COVID-19 : Researchers have identified 27 protein biomarkers that can predict severe coronavirus symptoms


Researchers at the Francis Crick Institute and Charité – Universitätsmedizin Berlin have identified 27 protein biomarkers that could be used to predict whether a patient with COVID-19 is likely to become severely ill with the disease.

People infected with SARS-CoV-2, the virus which causes COVID-19, respond differently. Some do not develop any symptoms, some need to be hospitalised and, for some, the disease is fatal.

In this study, published in Cell Systems, researchers found 27 potential biomarkers that are present in different levels in patients with COVID-19, depending on the severity of their symptoms.

The markers could help doctors to predict how ill a patient will become and provide scientists with new targets for drug development.

The researchers refined an analysis method called mass spectrometry to rapidly test for the presence and quantity of various proteins in the blood plasma. This platform was developed at the Francis Crick Institute and applied to analyse serum of 31 COVID-19 patients at the Berlin University hospital Charité.

Their results were further validated in 17 patients with COVID-19 at the same hospital and in 15 healthy people.

The researchers hope their findings will lead to the development of simple routine tests to check for the levels for one or some of these proteins in patients with COVID-19. The results of such tests could be used to support doctors in deciding what treatment to give.

Christoph Messner, one of the lead authors and postdoc in the Molecular Biology of Metabolism Laboratory at the Crick, says: “A test to help doctors predict whether a COVID-19 patient is likely to become critical or not would be invaluable.

It will help them make decisions about how to best manage the disease for each patient as well as identify those most at risk. We hope the biomarkers we’ve identified will lead to the development of these vitally needed tests.”

Three of the key proteins that the team identified were associated with interleukin IL-6, a protein which causes inflammation, a known marker for severe symptoms. The researchers suggest it may be possible to alleviate some of these symptoms by using drugs that target these associated proteins.

Markus Ralser, paper author and group leader at the Crick and Charité, says: “The robust method we’ve used in this study is a valuable and powerful tool to predict disease progression and also find potential targets for treatments.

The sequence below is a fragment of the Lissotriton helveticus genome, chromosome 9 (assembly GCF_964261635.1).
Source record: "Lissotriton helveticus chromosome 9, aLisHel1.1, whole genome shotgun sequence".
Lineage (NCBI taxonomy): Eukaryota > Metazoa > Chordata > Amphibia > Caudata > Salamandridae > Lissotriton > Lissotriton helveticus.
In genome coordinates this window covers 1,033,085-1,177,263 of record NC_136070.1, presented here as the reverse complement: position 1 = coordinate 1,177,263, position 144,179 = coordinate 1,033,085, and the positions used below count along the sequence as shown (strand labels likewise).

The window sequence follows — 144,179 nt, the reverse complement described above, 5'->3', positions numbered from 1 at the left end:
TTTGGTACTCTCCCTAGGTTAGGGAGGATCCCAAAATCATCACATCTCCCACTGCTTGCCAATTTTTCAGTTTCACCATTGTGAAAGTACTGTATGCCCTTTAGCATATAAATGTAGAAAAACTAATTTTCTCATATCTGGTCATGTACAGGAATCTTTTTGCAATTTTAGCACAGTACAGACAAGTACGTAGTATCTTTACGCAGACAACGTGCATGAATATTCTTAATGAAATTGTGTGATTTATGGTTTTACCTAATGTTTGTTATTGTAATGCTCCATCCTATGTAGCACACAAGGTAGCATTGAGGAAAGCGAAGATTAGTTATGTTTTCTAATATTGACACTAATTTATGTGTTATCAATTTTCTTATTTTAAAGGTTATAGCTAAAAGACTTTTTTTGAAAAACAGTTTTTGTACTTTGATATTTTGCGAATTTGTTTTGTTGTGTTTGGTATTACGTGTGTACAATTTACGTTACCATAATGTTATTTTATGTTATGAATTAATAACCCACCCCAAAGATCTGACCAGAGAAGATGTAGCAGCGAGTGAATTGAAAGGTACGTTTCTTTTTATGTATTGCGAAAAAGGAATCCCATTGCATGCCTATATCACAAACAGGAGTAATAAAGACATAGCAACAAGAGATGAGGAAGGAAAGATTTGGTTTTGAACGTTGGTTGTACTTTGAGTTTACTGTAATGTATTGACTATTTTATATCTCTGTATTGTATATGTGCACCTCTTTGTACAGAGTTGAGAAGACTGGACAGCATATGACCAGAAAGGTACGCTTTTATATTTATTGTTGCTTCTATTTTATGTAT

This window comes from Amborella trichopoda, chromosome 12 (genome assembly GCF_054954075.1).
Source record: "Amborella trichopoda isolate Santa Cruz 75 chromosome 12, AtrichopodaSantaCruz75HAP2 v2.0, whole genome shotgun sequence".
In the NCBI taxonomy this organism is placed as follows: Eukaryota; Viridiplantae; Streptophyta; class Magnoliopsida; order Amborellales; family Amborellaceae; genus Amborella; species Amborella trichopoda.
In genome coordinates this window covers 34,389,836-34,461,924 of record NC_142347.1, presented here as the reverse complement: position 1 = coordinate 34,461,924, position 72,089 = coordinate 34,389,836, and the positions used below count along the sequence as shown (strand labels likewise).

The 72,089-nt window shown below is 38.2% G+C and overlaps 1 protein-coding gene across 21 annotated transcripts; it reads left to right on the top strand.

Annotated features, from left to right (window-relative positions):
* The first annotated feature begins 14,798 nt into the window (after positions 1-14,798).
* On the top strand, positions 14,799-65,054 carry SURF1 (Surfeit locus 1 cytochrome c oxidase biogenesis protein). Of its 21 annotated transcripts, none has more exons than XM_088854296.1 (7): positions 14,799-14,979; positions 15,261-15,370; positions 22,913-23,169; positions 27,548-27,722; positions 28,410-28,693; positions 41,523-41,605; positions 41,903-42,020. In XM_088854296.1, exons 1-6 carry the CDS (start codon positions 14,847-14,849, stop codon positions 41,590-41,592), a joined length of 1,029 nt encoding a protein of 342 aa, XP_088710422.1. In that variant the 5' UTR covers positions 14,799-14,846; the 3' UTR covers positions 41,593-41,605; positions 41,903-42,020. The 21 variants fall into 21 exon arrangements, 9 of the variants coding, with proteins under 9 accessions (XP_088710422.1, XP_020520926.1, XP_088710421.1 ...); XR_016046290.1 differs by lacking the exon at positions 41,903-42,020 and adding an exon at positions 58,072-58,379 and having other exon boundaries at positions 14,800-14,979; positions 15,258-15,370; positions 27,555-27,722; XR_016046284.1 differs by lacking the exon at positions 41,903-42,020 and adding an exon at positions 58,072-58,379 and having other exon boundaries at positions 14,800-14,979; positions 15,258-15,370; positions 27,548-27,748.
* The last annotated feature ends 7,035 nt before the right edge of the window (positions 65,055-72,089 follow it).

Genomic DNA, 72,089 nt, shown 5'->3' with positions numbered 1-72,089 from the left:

Our approach could also be easily applied to other diseases, now and in the future, to understand more about their effects on the body.”

Vadim Demichev, another lead author and scientist in the Molecular Biology of Metabolism Laboratory at the Crick adds, “While our technology platform was not developed specifically for COVID-19, it has proven highly useful to gain novel insights into this disease. We hope it will help the development of prognostic analytical tests for a broad range of conditions in the near future”.

All protocols and software for implementing this approach are freely available.*


  • The raw data of the acquired commercial plasma and serum control samples within the GS study was submitted to the ProteomeXchange Consortium via PRIDE (Perez-Riverol et al., 2019) partner repository with the dataset identifier PXD018874.

According to the terms of consent for GenerationScotland participants, access to individual-level data (omics and phenotypes) must be reviewed by the GS Access Committee. Applications should be made to [email protected].

The DIA-NN software suite and DiaNN R package are open source and are freely available for download.

Department of Medicine III, University Hospital, LMU Munich, Munich, Germany

The pandemic Coronavirus-disease 19 (COVID-19) is characterized clinically by a highly variable course. While most patients experience only mild symptoms, a relevant proportion develop severe disease progression with increasing hypoxia up to acute respiratory distress syndrome.

About 5% of patients require intensive care treatment including mechanical ventilation. 1-3 This variability of COVID-19 and the shortage of health care resources in heavily affected regions make efficient allocation of resources towards patients at high risk for deterioration crucial.4

We aimed to identify variables that allow the prediction of patients with a high risk of respiratory failure and need of mechanical ventilation.